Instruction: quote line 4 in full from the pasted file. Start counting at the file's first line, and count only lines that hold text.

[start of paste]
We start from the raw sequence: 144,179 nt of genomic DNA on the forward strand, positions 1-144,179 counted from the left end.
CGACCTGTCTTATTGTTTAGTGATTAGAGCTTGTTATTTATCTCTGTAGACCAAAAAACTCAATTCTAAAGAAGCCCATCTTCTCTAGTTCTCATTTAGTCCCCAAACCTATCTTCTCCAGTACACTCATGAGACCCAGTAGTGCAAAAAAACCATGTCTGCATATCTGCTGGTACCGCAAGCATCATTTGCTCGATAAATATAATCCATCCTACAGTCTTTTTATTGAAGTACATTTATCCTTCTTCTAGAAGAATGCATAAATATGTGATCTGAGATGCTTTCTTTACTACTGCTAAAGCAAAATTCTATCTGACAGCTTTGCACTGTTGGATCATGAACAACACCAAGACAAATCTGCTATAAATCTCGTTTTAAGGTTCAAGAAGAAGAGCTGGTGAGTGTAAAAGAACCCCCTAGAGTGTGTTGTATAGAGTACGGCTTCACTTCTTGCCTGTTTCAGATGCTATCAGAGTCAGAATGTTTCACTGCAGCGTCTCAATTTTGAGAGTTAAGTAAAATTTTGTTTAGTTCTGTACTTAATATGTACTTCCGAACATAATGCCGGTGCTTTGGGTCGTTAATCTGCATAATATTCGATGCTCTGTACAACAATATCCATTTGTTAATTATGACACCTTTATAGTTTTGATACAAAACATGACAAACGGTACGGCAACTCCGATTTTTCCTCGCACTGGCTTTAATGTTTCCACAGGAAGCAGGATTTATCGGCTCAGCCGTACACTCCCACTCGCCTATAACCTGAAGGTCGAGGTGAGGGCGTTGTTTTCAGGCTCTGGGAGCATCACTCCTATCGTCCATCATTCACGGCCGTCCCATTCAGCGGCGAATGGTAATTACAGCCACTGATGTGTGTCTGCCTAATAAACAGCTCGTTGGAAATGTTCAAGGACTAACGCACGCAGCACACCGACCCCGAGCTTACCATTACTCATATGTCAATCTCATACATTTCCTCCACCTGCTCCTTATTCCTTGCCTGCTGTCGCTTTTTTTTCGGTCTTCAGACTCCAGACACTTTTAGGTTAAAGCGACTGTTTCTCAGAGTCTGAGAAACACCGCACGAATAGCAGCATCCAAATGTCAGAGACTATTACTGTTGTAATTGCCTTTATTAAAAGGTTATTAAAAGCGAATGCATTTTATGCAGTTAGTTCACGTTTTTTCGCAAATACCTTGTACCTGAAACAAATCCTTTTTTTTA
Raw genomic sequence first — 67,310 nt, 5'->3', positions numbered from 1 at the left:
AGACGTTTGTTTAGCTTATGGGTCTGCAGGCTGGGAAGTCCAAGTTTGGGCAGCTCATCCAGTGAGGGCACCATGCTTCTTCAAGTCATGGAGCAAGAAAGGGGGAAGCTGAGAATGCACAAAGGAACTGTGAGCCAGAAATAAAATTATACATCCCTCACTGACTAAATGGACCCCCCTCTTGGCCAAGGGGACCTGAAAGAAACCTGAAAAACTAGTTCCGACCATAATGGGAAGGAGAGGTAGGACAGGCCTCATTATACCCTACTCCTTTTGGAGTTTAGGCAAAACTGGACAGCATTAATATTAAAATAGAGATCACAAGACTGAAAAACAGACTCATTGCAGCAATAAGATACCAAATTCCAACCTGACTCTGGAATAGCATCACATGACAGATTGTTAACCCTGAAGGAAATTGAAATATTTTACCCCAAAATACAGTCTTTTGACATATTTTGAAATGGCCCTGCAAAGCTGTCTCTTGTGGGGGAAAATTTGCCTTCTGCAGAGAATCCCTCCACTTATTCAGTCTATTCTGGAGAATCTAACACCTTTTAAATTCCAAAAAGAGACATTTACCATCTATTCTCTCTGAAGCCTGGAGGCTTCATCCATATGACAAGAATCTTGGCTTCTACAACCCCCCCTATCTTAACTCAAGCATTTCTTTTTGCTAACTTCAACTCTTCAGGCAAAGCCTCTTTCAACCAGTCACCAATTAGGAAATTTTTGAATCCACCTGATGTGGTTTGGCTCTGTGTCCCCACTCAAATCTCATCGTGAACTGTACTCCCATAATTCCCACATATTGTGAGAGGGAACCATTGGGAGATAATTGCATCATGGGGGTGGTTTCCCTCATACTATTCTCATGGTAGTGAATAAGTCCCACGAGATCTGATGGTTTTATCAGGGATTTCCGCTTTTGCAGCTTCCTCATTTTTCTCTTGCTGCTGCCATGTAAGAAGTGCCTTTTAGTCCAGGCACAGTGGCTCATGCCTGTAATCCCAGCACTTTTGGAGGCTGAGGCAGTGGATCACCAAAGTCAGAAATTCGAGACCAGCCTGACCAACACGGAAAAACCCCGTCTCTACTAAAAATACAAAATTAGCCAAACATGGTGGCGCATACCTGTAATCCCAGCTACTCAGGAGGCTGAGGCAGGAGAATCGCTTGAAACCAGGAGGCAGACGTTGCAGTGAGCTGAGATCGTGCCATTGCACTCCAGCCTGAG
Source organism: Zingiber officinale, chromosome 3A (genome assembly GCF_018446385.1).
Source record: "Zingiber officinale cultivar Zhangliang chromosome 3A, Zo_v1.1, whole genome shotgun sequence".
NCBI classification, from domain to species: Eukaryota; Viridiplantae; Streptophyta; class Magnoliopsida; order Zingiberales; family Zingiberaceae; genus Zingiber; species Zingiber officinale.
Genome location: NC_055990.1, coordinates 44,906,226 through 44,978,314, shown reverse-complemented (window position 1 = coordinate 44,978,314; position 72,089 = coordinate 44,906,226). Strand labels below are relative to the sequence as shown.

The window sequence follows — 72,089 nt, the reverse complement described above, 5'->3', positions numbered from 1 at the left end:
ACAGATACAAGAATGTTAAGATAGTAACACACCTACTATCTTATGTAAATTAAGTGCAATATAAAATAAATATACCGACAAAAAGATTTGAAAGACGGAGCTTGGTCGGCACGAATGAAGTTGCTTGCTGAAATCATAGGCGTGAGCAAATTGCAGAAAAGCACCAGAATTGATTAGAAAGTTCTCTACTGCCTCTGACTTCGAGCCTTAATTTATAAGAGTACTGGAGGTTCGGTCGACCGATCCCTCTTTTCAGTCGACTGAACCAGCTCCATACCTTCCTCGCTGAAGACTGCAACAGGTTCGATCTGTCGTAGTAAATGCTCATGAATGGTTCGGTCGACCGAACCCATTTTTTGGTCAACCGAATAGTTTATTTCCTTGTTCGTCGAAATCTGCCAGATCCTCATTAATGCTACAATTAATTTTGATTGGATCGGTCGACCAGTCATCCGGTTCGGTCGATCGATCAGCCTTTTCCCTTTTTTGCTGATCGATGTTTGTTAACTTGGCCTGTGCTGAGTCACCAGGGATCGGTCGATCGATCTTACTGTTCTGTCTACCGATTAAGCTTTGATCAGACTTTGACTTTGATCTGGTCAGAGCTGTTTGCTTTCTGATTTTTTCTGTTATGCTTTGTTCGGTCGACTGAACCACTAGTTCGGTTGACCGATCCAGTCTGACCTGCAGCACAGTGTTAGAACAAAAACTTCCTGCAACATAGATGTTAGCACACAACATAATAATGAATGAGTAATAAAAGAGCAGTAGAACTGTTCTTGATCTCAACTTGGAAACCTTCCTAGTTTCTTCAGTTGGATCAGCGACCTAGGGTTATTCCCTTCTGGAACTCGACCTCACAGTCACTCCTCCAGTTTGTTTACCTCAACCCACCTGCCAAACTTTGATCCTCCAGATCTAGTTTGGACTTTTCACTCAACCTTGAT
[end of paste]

AGACGTTTGTTTAGCTTATGGGTCTGCAGGCTGGGAAGTCCAAGTTTGGGCAGCTCATCCAGTGAGGGCACCATGCTTCTTCAAGTCATGGAGCAAGAAAGGGGGAAGCTGAGAATGCACAAAGGAACTGTGAGCCAGAAATAAAATTATACATCCCTCACTGACTAAATGGACCCCCCTCTTGGCCAAGGGGACCTGAAAGAAACCTGAAAAACTAGTTCCGACCATAATGGGAAGGAGAGGTAGGACAGGCCTCATTATACCCTACTCCTTTTGGAGTTTAGGCAAAACTGGACAGCATTAATATTAAAATAGAGATCACAAGACTGAAAAACAGACTCATTGCAGCAATAAGATACCAAATTCCAACCTGACTCTGGAATAGCATCACATGACAGATTGTTAACCCTGAAGGAAATTGAAATATTTTACCCCAAAATACAGTCTTTTGACATATTTTGAAATGGCCCTGCAAAGCTGTCTCTTGTGGGGGAAAATTTGCCTTCTGCAGAGAATCCCTCCACTTATTCAGTCTATTCTGGAGAATCTAACACCTTTTAAATTCCAAAAAGAGACATTTACCATCTATTCTCTCTGAAGCCTGGAGGCTTCATCCATATGACAAGAATCTTGGCTTCTACAACCCCCCCTATCTTAACTCAAGCATTTCTTTTTGCTAACTTCAACTCTTCAGGCAAAGCCTCTTTCAACCAGTCACCAATTAGGAAATTTTTGAATCCACCTGATGTGGTTTGGCTCTGTGTCCCCACTCAAATCTCATCGTGAACTGTACTCCCATAATTCCCACATATTGTGAGAGGGAACCATTGGGAGATAATTGCATCATGGGGGTGGTTTCCCTCATACTATTCTCATGGTAGTGAATAAGTCCCACGAGATCTGATGGTTTTATCAGGGATTTCCGCTTTTGCAGCTTCCTCATTTTTCTCTTGCTGCTGCCATGTAAGAAGTGCCTTTTAGTCCAGGCACAGTGGCTCATGCCTGTAATCCCAGCACTTTTGGAGGCTGAGGCAGTGGATCACCAAAGTCAGAAATTCGAGACCAGCCTGACCAACACGGAAAAACCCCGTCTCTACTAAAAATACAAAATTAGCCAAACATGGTGGCGCATACCTGTAATCCCAGCTACTCAGGAGGCTGAGGCAGGAGAATCGCTTGAAACCAGGAGGCAGACGTTGCAGTGAGCTGAGATCGTGCCATTGCACTCCAGCCTGAG